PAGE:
The following graph shows the national unemployment rate from February 1978 to September 2017. The longer time-series helps frame some perspective to what is happening at present.
After falling steadily as the fiscal stimulus pushed growth along, the unemployment rate slowly trended up for some months.
It is now still 0.6 points above the level it fell to as a result of the fiscal stimulus and 1.6 points above the level reached before the GFC began.
Broad labour underutilisation – at 13.6 per cent
The ABS publishes monthly and quarterly labour underutilisation data. The quarterly data was updated last month (for the August-quarter 2017) so for the latest data we will use the monthly (unadjusted series):
1. Underemployment was estimated to be 8.2 per cent of the labour force (down by 0.3 points in September).
2. The total labour underutilisation rate (unemployment plus underemployment) was 13.6 per cent (down from 14 per cent).
3. There were 1,068.8 thousand persons underemployed and a total of 1,814 thousand workers either unemployed or underemployed.
So a slight improvement in September on August data.
In terms of the quarterly data, the following graph plots the history of quarterly (seasonally-adjusted) underemployment in Australia since February 1978 to the May-quarter 2017.
The next graph shows the evolution of the broad underutilisation rate over the same period. You can see the three cyclical peaks corresponding to the 1982, 1991 recessions and the more recent downturn.
Unemployment was a higher proportion of the two earlier peaks but underemployment now dominates the current cycle (just).
The other difference between now and the two earlier cycles is that the recovery triggered by the fiscal stimulus in 2008-09 did not persist and as soon as the ‘fiscal surplus’ fetish kicked in in 2012, things went backwards very quickly.
The two earlier peaks were sharp but steadily declined. The last peak fell away on the back of the stimulus but turned again when the stimulus was withdrawn.
If hidden unemployment (given the depressed participation rate) is added to the broad ABS figure the best-case (conservative) scenario would see a underutilisation rate well above 15 per cent at present. Please read my blog – Australian labour underutilisation rate is at least 13.4 per cent – for more discussion on this point.
The next quarterly update will be for the November-quarter 2017 and will be published published in the December 2017 Labour Force release. In between those releases, the monthly estimates guide our thinking.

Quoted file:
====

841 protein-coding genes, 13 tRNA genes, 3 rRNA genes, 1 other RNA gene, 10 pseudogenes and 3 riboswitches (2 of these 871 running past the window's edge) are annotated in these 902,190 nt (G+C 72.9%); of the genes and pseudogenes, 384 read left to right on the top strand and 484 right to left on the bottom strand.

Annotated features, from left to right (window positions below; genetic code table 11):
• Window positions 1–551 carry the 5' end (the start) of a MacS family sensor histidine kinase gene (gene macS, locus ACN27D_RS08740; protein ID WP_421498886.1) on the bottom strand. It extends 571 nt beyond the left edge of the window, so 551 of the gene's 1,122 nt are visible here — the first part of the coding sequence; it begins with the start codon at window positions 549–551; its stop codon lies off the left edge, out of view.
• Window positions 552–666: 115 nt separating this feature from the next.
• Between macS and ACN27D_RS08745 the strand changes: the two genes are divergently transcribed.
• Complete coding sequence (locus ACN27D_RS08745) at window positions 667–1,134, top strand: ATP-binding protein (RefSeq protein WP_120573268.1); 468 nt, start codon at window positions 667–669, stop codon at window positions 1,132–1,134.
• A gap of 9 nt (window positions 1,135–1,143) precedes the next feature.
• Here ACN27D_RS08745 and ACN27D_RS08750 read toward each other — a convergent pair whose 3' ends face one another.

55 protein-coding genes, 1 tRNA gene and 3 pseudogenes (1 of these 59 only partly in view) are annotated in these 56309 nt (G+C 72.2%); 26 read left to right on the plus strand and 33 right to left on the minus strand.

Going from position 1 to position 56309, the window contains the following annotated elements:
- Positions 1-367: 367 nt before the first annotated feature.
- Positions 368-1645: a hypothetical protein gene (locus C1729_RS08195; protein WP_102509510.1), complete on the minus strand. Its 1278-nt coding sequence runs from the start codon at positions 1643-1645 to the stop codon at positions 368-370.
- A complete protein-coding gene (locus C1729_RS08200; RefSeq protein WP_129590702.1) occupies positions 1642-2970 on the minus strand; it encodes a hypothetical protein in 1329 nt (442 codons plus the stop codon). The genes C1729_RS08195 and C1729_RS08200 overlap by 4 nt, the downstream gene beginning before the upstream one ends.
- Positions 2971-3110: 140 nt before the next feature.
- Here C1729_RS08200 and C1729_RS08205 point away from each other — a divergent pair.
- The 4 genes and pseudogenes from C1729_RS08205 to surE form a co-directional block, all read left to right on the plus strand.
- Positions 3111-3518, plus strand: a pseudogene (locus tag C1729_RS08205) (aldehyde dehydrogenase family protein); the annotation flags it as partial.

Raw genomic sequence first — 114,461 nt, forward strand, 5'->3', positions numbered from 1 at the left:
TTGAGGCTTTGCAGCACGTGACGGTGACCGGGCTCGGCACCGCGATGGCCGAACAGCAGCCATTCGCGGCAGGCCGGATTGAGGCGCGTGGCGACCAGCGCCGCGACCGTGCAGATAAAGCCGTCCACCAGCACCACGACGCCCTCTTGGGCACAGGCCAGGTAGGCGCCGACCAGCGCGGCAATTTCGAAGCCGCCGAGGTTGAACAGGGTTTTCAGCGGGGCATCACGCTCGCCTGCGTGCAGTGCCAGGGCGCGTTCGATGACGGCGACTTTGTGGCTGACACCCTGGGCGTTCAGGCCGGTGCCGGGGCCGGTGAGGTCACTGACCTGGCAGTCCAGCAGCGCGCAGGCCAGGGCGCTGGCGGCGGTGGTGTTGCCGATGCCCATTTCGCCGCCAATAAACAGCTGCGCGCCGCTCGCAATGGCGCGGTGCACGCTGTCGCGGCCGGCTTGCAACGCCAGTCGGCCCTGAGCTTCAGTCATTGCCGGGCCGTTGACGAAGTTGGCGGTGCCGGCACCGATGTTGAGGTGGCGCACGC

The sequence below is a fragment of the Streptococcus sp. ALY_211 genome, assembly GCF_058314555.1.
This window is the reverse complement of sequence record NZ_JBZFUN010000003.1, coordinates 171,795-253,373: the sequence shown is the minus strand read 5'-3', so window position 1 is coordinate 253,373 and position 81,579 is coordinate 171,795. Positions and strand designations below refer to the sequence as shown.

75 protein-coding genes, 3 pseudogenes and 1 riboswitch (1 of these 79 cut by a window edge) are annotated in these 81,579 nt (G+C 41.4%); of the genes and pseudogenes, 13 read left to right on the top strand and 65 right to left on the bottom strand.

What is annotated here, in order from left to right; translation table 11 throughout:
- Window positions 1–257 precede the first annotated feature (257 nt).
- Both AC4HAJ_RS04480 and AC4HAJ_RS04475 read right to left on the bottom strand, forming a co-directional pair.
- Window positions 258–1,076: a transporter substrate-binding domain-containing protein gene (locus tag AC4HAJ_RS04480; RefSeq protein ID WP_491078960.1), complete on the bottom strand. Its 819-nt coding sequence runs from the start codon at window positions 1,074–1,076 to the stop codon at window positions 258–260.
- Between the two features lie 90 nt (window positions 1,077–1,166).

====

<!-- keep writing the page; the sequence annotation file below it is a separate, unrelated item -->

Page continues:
Aggregate participation rate – steady at 65.2 per cent
The participation rate remains below the most recent peak in November 2010 of 65.8 per cent when the labour market was still recovering courtesy of the fiscal stimulus.
What would the unemployment rate be if the participation rate was at the last November 2010 peak level value?
The following graph tells us what would have happened if the participation rate had been constant over the period November 2010 to September 2017. The blue line is the official unemployment rate since its most recent low-point of 4 per cent in February 2008.
The red line starts at November 2010 (the peak participation month). It is computed by adding the workers that left the labour force as employment growth faltered (and the participation rate fell) back into the labour force and assuming they would have been unemployed. At present, this cohort is likely to comprise a component of the hidden unemployed (or discouraged workers).
With the rise in participation in recent months, the red line is dropping quite sharply, which is a good sign.
1. Total official unemployment in September 2017 was estimated to be 711.5 thousand.
2. Unemployment would be 827.4 thousand if participation rate was at its November 2010 peak.
3. The unemployment rate would now be 6.3 per cent rather than the official September 2017 estimate of 5.5 per cent.
The difference between the two numbers mostly reflects, the change in hidden unemployment (discouraged workers) since November 2010. These workers would take a job immediately if offered one but have given up looking because there are not enough jobs and as a consequence the ABS classifies them as being Not in the Labour Force.
There has been some change in the age composition of the labour force (older workers with low participation rates becoming a higher proportion) but this only accounts for less than 1/3 of the shift. The rest is undoubtedly accounted for by the rise in hidden unemployment.
Note, the gap between the blue and red lines doesn’t sum to total hidden unemployment unless November 2010 was a full employment peak, which it clearly was not. The interpretation of the gap is that it shows the extra hidden unemployed since that time.
This gap shrinks as participation rises relative to the November 2010 peak.
Hours worked – increased 11.2 million hours (0.7 per cent)
Over the last three months we have seen swings in both directions.
This month there was a sharp rise in hours worked even though the growth in full-time employment was weak. The reason is that existing jobs are offering longer hours, which could include part-time jobs.
The following graph shows the monthly growth (in per cent) over the last 24 months. The dark linear line is a simple regression trend of the monthly change – which depicts an upward trend – driven mostly by the outlier in May 2017.
You can see the pattern of the change in working hours is also portrayed in the employment graph – zig-zagging across the zero growth line.
The last two months have seen improvements.
My standard monthly warning: we always have to be careful interpreting month to month movements given the way the Labour Force Survey is constructed and implemented.
Today’s figures show that the Australian labour market improved again in September 2017, but the incremental change was relatively modest, especially in full-time employment.
Unemployment fell with a steady participation rate which says that employment growth was slightly stronger than the underlying population growth – a good sign.
There was a slight improvement in the teenage labour market in September 2017, but it remains in a poor state.
Overall, my assessment from last month remains – it still to early to conclude that the uncertainty of the last few years is giving way to sustained growth.
That is enough for today!
(c) Copyright 2017 William Mitchell. All Rights Reserved.